Half a century ago, Henry Kissinger was throwing his weight around in the Vietnam War, Henry Cooper was throwing his around in the boxing ring and I’m Henry VIII, I Am had just sent Herman’s Hermits shooting to the top of the American pop charts. Then there was Henry Hall.
The St Johnstone footballer was nothing like as demonstrative and went about his work quietly, but what work it was. He was a small, compact, prolific and dead-eyed forward from the great and constantly-thrumming Scottish assembly-line, until someone mucked about with the settings. It is good to be speaking to him today, and to find him as modest as ever.
When I sing the old Muirton Park refrain down the line, “We all agree, Henry is better than anyone”, I’m imagining some blushing before he says: “I’ve always maintained it was my mum and dad who started up that chant. So there were two people at least who didn’t mump and moan at me.”
This is Hall on his failure to win a full Scotland cap: “That would have been nice but I wasn’t too bothered. Don’t forget, the country had a lot of good players at the time. I played twice for the Scottish League and so was pleased to get some recognition.”
And this is him on his failure to earn a big move to England like the other members of the Perth goalscoring trident, John Connolly and Jim Pearson: “I was told by a journalist once that Bill Nicholson, the manager of Spurs, was looking at me but nothing happened. That would have been interesting but I was happy at St Johnstone; we had a good team playing exciting football. When John and Jim got their moves I was pleased for them. They were way more talented than me.”
Now he’s being too modest but Hall was a quiet-living fellow in his 114-goal Saints heyday and still is now, aged 75, and happiest in his garden in Monifieth. When I ask if there was good camaraderie among the team he thinks I’m fishing for tales of over-refreshment. “Some of the guys would go out on the town but I was always straight home. The manager had his ears to the ground, though, and seemed to know when there had been a night out. The next day at training he’d go: ‘Right, double-session.’ Those who’d been drinking would be raging. Usually it was the Glasgow-based boys.”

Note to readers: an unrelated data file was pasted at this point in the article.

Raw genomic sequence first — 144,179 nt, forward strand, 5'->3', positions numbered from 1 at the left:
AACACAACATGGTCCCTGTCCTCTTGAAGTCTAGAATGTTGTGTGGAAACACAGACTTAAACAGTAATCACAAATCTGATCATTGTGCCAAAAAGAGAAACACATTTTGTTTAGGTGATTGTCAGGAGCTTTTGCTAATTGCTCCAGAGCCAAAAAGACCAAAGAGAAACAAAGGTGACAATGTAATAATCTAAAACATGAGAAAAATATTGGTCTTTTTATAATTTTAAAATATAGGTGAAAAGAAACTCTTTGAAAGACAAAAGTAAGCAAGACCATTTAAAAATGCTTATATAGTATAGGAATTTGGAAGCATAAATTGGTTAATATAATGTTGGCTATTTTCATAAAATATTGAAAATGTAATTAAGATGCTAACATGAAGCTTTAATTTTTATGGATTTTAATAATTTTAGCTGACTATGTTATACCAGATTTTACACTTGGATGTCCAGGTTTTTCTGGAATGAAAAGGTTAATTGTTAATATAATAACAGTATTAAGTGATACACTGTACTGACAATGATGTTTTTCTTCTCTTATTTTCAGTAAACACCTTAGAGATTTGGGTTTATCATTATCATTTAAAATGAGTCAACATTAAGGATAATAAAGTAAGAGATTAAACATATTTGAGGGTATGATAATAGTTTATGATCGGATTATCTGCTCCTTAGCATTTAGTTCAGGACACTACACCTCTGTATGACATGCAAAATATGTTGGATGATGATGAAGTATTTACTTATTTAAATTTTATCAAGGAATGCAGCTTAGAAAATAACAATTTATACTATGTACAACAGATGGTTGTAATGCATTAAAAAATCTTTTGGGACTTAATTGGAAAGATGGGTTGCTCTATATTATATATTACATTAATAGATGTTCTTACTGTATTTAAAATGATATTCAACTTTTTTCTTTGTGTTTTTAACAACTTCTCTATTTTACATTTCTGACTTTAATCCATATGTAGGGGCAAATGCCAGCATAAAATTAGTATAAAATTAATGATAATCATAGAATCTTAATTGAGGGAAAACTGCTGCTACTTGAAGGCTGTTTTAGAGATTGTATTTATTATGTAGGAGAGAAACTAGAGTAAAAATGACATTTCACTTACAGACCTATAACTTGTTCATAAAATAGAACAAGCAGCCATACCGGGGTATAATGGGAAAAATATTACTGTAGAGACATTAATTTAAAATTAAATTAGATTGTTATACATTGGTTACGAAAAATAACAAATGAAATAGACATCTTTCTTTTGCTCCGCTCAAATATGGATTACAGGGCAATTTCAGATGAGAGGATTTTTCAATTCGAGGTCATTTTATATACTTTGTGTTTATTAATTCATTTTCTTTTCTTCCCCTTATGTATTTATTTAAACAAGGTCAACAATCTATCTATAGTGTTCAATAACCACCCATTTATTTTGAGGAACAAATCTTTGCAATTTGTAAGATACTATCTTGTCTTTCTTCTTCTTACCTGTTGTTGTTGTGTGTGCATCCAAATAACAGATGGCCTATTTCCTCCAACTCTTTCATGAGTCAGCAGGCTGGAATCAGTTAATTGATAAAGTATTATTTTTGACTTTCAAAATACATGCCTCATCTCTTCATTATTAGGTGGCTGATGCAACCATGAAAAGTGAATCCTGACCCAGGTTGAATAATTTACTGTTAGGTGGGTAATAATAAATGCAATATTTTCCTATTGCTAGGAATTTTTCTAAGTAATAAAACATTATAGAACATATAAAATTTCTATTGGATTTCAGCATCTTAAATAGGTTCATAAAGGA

The manager of course was the canny Willie Ormond, fond of a morning snifter himself at a friend’s hotel just outside Perth before rounding up his charges, who would go on to boss Scotland after stirring efforts at Muirton. In 1969-70 St Johnstone ran Jock Stein’s Celtic close in the League Cup final and the following season bumped Rangers down to fourth in the old First Division. This must have shocked the Ibrox side having been runners-up to Celtic five years in a row. Eddie Turnbull’s Aberdeen claimed second in ’70-’71 and while the Dons and Dundee United both went on to win the title, and Hearts and Hibernian succeeded in splitting the Old Firm later, that bronze-medal position achieved by the Saintees is remarkable because, of all the contenders, they were the most provincial and to some – Glasgow’s Big Two mainly – the most diddyish.
It seems a good idea to be calling Hall for a chat for a number of reasons. Ormond turned up on TV the other night in a re-run of his Scotland team hammering Brazil 0-0 at the 1974 World Cup. With Tommy Wright having stepped down as St Johnstone manager, the club are entering a new era. As the football-starved everywhere turn to the Bundesliga there’s an excuse – though one isn’t really needed – to recall the night Hall & Co dumped top German opposition out of Europe. Also – and I’m not quite sure how to raise this – does our man as a follicly-challenged footballer have sympathy for David Beckham whose hair loss seems to have stunned those for whom a global pandemic isn’t sufficient drama?